Anna Grosz was born Anna Seelfreund on April 20, 1926, in Racşa, Romania, to Samuel and Ilona Seelfreund. Samuel owned a vineyard and was a wine merchant, while Ilona cared for Anna and her five sisters: Margaret, Gisela, Clara, Elizabeth, and Violet.
On August 30, 1940, Axis partners Germany and Italy arbitrated a division of the province of Transylvania between Romania and Hungary. Hungary annexed northern Transylvania, in which Racşa was located. Now under Hungarian rule, the Seelfreund family was subject to the Hungarian government’s antisemitic laws of 1938, 1939, and 1941, which were modeled after the Nuremberg Laws in Germany. At the age of fourteen, Anna was no longer allowed to attend school. Samuel’s vineyard was confiscated and he was conscripted into the Hungarian Labor Service. After receiving a few letters from Samuel, the family heard nothing more from him. Samuel never returned home.
After Nazi Germany occupied Hungary in March 1944, installing a collaborationist Hungarian government, Hungarian officials agreed to turn over hundreds of thousands of Hungarian Jews to the custody of the Germans. Hungarian authorities decreed that all Jews in Hungary wear the Star of David on the front and back of their clothing. Under the orders from the Hungarian gendarmerie, Ilona and her daughters, along with other Jews from the surrounding towns, had to move in May 1944 into the Satu-Mare (Hungarian: Szatmárnémeti) ghetto, a holding pen established the previous month for the purpose of concentrating the Jews of the region for transport to the German Reich. Three weeks later, Hungarian authorities ordered the Jews concentrated at Satu-Mare to take their belongings and report to the train station. Anna was the 92nd person to enter the boxcar that would take them to Auschwitz. Upon arrival in Auschwitz-Birkenau, the SS staff separated the family. The SS selected Anna, Gisela, Clara, and Elizabeth for forced-labor; the girls had their hair cut off and were disinfected. They were then registered as prisoners and assigned to a barrack. Ilona, Margaret, and Violet were sent to the gas chambers, where they were murdered the night of their arrival.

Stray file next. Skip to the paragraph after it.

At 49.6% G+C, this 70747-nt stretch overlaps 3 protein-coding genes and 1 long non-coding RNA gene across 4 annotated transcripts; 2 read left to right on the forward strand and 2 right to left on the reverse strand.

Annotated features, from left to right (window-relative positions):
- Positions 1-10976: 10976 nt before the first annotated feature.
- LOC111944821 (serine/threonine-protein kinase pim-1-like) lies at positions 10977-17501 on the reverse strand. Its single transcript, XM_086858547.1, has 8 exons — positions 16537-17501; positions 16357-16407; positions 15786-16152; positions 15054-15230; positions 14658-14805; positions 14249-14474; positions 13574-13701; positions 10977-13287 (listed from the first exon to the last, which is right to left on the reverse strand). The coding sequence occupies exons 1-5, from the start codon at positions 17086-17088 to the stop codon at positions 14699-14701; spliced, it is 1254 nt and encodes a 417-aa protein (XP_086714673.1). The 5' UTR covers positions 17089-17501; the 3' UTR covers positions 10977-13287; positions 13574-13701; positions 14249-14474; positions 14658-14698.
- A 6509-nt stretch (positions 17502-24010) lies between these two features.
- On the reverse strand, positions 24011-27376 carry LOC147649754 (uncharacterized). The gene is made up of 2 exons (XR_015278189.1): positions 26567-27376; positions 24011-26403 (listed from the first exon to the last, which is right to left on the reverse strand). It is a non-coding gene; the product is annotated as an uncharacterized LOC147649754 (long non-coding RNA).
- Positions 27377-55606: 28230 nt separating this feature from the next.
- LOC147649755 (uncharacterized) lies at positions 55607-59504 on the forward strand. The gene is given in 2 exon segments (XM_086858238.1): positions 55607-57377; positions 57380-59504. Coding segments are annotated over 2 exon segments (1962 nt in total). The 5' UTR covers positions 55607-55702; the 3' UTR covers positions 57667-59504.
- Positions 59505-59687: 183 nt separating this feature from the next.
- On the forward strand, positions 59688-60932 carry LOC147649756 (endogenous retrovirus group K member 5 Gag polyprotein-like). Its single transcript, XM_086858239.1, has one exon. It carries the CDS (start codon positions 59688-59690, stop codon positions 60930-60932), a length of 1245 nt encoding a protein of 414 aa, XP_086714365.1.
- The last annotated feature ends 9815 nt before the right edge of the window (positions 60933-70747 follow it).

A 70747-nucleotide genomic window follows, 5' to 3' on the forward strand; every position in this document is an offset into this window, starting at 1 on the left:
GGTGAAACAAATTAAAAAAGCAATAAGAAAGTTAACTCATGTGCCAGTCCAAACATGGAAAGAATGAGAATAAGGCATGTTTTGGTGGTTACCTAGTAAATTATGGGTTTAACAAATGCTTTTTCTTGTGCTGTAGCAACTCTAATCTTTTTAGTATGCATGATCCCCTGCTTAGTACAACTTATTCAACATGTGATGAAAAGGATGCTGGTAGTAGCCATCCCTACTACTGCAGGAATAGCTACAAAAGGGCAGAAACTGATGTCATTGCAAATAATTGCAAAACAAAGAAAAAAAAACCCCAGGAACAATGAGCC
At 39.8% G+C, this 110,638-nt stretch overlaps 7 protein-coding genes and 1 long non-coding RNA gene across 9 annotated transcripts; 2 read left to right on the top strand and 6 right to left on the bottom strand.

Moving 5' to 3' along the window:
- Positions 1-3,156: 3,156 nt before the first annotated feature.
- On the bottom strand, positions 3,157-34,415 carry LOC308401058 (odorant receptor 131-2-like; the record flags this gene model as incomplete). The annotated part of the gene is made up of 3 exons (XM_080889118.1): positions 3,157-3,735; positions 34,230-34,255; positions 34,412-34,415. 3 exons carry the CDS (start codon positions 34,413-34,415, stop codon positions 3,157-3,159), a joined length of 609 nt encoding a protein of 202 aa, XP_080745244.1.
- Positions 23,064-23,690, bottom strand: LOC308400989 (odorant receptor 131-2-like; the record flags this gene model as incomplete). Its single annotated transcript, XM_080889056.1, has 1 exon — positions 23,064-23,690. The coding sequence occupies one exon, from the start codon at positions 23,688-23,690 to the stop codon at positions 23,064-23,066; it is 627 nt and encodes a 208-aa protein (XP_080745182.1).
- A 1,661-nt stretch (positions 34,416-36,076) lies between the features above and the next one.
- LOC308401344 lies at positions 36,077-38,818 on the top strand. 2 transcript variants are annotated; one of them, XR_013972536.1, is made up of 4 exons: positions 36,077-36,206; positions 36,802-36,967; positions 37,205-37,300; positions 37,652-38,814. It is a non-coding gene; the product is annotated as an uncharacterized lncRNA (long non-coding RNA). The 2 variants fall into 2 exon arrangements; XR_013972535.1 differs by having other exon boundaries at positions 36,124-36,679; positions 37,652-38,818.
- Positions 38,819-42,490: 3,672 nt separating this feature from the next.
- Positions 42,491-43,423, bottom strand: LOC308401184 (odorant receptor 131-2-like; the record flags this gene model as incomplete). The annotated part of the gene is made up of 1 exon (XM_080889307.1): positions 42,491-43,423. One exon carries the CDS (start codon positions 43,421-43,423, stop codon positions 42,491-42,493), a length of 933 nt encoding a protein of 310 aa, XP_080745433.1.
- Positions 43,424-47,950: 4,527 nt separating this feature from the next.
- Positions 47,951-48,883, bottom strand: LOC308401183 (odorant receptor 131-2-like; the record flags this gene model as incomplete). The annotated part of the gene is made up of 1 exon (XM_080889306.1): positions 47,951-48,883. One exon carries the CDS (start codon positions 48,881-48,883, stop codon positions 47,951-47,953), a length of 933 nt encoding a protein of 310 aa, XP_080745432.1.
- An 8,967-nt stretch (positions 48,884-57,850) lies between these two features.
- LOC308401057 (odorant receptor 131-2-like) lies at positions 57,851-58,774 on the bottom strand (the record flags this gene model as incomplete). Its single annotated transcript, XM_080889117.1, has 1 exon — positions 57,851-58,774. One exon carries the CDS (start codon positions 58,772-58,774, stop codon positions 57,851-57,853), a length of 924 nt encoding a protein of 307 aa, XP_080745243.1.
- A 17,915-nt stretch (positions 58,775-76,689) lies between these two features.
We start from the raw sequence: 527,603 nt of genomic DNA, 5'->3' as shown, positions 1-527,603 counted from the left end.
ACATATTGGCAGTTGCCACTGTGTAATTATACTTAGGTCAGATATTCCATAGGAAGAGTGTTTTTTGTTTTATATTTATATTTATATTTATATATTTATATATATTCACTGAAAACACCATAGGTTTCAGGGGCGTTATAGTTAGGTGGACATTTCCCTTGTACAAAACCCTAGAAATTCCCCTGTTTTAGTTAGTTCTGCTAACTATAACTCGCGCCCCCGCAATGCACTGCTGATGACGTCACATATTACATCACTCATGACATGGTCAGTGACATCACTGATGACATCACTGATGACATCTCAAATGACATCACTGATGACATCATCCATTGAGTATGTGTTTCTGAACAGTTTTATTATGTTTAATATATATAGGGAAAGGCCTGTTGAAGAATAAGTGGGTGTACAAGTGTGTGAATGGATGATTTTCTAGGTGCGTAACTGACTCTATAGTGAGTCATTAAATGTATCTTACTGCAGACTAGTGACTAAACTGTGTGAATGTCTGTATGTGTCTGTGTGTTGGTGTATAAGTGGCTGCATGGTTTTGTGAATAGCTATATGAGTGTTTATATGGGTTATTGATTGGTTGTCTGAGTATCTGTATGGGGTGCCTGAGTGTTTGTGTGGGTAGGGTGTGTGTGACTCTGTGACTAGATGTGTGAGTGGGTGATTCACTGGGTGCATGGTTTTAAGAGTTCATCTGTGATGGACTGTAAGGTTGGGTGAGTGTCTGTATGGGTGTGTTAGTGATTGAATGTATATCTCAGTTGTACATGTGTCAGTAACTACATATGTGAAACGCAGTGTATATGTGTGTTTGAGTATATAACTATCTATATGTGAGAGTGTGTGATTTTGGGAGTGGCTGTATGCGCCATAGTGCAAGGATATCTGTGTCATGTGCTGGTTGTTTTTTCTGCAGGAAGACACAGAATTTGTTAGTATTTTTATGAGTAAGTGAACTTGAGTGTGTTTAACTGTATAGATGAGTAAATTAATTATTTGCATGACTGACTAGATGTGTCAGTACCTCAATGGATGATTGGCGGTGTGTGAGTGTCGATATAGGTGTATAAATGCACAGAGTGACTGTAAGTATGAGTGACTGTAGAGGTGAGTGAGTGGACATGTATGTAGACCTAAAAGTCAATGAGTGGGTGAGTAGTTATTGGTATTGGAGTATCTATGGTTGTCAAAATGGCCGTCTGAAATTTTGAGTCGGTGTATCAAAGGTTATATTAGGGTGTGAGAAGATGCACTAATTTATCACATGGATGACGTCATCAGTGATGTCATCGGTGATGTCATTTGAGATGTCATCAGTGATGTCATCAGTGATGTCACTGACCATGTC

On June 29, 1944, the four remaining sisters were sent to Stutthof concentration camp near Danzig, Germany (today: Gdańsk, Poland), and then in early July to the Praust subcamp with around 500 other female prisoners, to be joined by 300 more in early August. There they built an airport hangar and runway, working in shifts of 50 women at a time. One day, while in the barrack, Anna jumped off the top bunk and broke her leg. Gisela pleaded with a German officer, for whom Anna had often sang Romanian folk songs, to allow them to set Anna’s leg, and a fellow prisoner helped Anna get an assignment sewing civilian clothing for German guards.
On February 11, 1945, the SS evacuated most of the prisoners, including Gisela, Clara, and Elizabeth, marching them on foot north and west of Gdańsk; Soviet troops liberated them around March 11, 1945. Along with the other injured and sick prisoners, Anna was left behind at Praust; they were joined by hundreds of prisoners evacuated from the Organisation Todt camp in East Prussian, escorted by another guard detachment. Dressed in civilian clothes, German personnel destroyed the airstrip and the barracks before they abandoned the labor camp for good. On March 23, 1945, Soviet troops liberated some 600 prisoners, including Anna.
After liberation, Anna returned home where she reunited with Gisela and Clara. Elizabeth was shot and killed while on the evacuation march. In 1947, Anna met Emory Grosz, a survivor from Romania and a grain merchant, and they married two months later. They had two sons. Anna and her family immigrated from communist Romania to New York City in 1964. Emory got a job as a fabric cutter and sample-maker at a garment center, while Anna became a seamstress in a clothing factory, where she worked for 27 years. Anna now lives in the Washington, DC, metropolitan area and is a volunteer at the United States Holocaust Memorial Museum.